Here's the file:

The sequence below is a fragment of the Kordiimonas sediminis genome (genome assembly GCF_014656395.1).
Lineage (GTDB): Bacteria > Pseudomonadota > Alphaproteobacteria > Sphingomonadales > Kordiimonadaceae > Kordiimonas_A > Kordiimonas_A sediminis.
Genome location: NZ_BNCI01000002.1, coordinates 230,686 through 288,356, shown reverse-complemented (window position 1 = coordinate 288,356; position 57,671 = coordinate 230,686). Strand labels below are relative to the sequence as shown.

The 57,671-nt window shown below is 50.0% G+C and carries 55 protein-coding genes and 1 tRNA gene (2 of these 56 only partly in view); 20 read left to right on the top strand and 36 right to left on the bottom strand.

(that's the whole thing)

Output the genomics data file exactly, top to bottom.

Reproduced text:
The sequence below is a fragment of the Kordiimonas sediminis genome (genome assembly GCF_014656395.1).
Lineage (GTDB): Bacteria > Pseudomonadota > Alphaproteobacteria > Sphingomonadales > Kordiimonadaceae > Kordiimonas_A > Kordiimonas_A sediminis.
Genome location: NZ_BNCI01000002.1, coordinates 230,686 through 288,356, shown reverse-complemented (window position 1 = coordinate 288,356; position 57,671 = coordinate 230,686). Strand labels below are relative to the sequence as shown.

The 57,671-nt window shown below is 50.0% G+C and carries 55 protein-coding genes and 1 tRNA gene (2 of these 56 only partly in view); 20 read left to right on the top strand and 36 right to left on the bottom strand.